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Deadly MERS virus outbreak in Middle East spreads to South Korea

Last updated on March 30, 2017

Health officials in South Korea have confirmed a third case of Middle East Respiratory Syndrome (MERS) on Thursday.

Two of the new cases are from people having contact the first infected patient.

Yang Byung-guk, director of the health ministry’s Korea Centers for Disease Control & Prevention said that as a precaution, authorities have isolated 64 people who are family members and medical workers treating the three patients.

Shin Hyoung-shik, an infectious disease specialist in charge of treating the patients, said the latest two confirmed cases had fevers but no sign of breathing difficulties.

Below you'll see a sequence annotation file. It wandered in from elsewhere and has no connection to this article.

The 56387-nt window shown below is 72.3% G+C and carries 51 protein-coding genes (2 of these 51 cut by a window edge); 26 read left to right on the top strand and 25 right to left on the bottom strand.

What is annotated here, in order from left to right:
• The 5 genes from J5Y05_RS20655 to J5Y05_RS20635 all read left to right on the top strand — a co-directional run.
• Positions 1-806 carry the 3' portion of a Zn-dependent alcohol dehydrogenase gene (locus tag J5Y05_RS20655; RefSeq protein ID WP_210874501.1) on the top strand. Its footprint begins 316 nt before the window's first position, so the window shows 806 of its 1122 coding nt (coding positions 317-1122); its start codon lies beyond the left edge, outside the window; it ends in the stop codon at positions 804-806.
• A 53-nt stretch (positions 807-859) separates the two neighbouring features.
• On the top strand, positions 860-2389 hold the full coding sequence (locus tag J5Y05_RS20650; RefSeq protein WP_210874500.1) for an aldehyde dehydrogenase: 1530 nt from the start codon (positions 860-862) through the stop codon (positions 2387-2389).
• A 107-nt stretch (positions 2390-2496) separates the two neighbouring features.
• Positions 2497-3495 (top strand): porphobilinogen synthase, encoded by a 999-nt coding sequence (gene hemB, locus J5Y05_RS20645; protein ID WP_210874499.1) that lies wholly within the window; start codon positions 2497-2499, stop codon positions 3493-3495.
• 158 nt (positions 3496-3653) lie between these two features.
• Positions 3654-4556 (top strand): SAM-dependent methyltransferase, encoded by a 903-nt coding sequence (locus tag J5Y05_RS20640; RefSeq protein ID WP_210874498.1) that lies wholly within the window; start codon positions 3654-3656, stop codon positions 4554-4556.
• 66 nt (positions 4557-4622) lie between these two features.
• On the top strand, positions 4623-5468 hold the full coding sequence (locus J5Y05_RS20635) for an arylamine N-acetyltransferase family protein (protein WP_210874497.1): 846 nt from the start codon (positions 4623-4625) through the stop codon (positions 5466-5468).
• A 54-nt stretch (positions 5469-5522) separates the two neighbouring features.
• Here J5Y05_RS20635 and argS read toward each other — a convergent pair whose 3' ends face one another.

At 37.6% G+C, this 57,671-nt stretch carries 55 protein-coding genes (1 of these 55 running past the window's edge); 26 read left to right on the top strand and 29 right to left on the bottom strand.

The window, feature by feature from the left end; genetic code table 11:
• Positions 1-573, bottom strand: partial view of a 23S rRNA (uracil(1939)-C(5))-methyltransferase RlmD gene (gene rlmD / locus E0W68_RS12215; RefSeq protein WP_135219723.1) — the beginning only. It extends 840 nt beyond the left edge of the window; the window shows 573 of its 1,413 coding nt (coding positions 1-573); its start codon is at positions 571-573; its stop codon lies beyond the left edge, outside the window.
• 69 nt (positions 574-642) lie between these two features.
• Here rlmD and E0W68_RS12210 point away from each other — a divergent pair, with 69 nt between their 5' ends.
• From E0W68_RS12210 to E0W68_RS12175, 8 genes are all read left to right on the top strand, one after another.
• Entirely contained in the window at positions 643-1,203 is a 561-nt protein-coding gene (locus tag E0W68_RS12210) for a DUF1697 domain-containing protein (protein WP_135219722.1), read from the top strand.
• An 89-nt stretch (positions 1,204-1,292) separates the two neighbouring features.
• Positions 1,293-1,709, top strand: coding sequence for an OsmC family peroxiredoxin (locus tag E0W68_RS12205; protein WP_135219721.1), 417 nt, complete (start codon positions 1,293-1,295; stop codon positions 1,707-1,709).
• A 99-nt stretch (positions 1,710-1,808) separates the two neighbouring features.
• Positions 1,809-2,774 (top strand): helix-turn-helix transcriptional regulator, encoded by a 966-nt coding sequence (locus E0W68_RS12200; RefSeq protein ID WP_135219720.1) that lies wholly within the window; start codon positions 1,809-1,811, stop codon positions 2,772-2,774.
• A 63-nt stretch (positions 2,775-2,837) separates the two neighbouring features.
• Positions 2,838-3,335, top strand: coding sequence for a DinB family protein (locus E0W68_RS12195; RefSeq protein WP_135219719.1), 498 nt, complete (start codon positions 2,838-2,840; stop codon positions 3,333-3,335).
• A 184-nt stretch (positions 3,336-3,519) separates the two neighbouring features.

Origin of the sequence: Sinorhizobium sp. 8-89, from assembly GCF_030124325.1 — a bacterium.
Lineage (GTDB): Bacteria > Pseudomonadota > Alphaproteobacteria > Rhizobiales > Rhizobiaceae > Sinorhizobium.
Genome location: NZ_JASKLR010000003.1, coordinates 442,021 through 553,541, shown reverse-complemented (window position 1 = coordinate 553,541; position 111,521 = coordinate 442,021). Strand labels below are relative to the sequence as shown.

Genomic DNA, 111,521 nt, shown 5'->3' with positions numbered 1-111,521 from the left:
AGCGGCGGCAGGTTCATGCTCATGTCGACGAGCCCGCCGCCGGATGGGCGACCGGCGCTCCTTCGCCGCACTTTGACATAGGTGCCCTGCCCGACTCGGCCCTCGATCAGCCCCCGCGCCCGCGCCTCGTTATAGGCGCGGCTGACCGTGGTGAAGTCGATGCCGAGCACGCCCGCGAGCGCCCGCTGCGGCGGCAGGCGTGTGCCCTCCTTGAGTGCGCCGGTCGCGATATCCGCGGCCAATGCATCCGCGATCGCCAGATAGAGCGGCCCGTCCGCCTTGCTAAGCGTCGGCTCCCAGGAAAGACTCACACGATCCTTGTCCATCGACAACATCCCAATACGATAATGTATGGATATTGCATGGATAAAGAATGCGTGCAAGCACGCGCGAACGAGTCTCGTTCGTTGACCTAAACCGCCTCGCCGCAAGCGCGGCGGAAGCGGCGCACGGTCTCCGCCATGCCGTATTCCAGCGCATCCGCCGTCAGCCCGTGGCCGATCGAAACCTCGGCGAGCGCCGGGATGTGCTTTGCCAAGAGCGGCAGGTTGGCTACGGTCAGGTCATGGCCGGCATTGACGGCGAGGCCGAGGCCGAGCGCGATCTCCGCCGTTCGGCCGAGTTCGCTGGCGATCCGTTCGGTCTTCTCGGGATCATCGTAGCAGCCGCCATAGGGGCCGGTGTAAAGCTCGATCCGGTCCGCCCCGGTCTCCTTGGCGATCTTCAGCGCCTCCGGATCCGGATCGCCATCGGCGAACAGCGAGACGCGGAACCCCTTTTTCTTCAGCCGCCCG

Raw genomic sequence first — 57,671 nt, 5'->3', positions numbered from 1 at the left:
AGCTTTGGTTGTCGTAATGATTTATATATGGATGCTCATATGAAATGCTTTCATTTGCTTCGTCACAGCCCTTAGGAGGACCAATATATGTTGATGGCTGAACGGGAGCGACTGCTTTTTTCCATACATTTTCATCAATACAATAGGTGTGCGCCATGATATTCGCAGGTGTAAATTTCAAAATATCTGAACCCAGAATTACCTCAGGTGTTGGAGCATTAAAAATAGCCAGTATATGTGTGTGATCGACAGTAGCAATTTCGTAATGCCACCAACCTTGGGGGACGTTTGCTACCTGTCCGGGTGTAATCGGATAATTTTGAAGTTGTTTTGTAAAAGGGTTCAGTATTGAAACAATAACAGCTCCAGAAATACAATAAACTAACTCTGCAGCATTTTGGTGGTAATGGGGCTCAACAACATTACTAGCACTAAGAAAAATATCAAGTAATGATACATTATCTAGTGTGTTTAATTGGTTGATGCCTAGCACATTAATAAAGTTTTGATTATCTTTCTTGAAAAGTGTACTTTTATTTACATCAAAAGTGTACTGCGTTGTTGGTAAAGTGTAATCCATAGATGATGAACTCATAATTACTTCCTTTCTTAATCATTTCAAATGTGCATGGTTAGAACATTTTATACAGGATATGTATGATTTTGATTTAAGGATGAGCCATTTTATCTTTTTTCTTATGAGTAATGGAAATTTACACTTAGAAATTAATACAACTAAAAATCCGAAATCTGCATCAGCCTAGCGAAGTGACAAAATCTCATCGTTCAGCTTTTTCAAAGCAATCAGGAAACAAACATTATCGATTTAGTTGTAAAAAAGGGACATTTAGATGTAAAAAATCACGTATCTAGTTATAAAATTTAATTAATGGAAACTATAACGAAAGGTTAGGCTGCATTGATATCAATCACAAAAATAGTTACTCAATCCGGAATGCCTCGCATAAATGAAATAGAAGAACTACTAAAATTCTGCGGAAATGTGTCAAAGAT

“The first patient has been recovering, with less difficulty in breathing,” Shin said.

The fatality rate for MERS is between 30 and 40 percent with an incubation period of 14 days.

“The 40 percent death rate is quite high,” Choi Jun-yong, an associate professor at the infectious diseases division of Severance Hospital, told Reuters by telephone.

“If infected, patients in many cases need to have artificial respiration treatments for respiratory failures.” The ministry says they do not foresee any chance of the disease spreading because those affected have been isolated.

South Korea’s health ministry reports 1,142 confirmed cases of MERS between 23 countries with 465 deaths since May 16. Of the deaths, 97.8 percent were in the Middle East.

MERS, which is a conronavirus, was first identified in 2012. This virus is from the same family as the virus responsible for the deadly SARS outbreak (Severe Acute Respiratory Syndrome) in China in 2003. As of now, there is no vaccine or cure for the virus.


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